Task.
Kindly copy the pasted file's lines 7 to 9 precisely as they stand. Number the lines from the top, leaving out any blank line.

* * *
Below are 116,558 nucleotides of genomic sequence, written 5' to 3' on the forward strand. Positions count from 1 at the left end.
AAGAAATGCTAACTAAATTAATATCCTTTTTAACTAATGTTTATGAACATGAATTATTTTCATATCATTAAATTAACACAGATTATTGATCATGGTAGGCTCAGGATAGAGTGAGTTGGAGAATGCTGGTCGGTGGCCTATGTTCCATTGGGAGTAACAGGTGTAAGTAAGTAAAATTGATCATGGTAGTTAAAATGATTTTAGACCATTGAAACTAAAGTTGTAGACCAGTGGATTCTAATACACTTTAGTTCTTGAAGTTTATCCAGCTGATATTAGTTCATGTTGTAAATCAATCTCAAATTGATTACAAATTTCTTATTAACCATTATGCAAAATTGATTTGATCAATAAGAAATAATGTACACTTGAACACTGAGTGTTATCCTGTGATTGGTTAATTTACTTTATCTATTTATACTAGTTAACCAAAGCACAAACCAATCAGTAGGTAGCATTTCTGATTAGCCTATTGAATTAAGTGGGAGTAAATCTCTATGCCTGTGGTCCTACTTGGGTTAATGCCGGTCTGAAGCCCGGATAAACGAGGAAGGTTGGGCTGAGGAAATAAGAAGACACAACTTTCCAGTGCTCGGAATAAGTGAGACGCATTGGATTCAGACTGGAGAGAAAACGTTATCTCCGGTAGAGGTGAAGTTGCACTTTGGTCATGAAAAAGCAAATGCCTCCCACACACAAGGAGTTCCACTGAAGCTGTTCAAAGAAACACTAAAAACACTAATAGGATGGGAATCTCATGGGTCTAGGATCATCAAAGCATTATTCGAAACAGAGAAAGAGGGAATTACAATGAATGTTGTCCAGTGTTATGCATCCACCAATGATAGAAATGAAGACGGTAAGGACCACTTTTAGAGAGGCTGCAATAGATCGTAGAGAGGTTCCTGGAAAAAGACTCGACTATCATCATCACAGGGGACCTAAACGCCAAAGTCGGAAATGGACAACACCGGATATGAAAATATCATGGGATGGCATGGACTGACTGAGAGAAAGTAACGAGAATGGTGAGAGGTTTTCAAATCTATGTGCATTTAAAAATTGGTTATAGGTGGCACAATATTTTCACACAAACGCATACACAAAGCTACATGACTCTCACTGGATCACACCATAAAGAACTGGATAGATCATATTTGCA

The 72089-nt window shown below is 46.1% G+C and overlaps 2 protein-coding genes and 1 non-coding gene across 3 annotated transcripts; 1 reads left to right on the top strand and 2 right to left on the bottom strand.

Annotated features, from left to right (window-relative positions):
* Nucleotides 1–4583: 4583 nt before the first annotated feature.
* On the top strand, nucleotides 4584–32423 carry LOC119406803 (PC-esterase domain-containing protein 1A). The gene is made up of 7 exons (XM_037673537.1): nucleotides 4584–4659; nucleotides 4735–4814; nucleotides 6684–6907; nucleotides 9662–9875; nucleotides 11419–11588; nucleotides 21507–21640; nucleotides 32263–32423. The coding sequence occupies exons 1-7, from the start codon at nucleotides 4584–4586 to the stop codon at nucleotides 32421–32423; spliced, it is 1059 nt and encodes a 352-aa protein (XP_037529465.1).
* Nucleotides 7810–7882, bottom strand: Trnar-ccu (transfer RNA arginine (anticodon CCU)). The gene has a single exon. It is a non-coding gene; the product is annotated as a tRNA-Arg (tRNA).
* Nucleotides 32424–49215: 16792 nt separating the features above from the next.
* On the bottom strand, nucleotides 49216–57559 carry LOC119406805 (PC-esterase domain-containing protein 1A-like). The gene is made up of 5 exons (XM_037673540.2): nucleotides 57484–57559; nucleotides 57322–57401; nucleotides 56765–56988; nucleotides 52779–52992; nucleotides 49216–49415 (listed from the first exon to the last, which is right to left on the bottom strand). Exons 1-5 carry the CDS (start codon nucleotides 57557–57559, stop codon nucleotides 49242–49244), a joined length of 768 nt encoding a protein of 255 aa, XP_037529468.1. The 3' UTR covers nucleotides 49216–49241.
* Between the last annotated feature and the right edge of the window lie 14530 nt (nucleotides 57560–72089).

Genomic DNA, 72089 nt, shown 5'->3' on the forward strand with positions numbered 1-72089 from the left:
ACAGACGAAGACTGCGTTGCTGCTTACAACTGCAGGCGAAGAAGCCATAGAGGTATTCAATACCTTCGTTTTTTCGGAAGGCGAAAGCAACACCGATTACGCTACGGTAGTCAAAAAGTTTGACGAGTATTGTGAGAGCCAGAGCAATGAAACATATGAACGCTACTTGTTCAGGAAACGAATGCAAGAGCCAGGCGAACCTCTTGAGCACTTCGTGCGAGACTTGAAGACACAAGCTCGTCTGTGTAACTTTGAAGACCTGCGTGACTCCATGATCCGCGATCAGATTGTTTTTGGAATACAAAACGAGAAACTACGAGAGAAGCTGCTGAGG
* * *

* Nucleotides 7810–7882, bottom strand: Trnar-ccu (transfer RNA arginine (anticodon CCU)). The gene has a single exon. It is a non-coding gene; the product is annotated as a tRNA-Arg (tRNA).
* Nucleotides 32424–49215: 16792 nt separating the features above from the next.
* On the bottom strand, nucleotides 49216–57559 carry LOC119406805 (PC-esterase domain-containing protein 1A-like). The gene is made up of 5 exons (XM_037673540.2): nucleotides 57484–57559; nucleotides 57322–57401; nucleotides 56765–56988; nucleotides 52779–52992; nucleotides 49216–49415 (listed from the first exon to the last, which is right to left on the bottom strand). Exons 1-5 carry the CDS (start codon nucleotides 57557–57559, stop codon nucleotides 49242–49244), a joined length of 768 nt encoding a protein of 255 aa, XP_037529468.1. The 3' UTR covers nucleotides 49216–49241.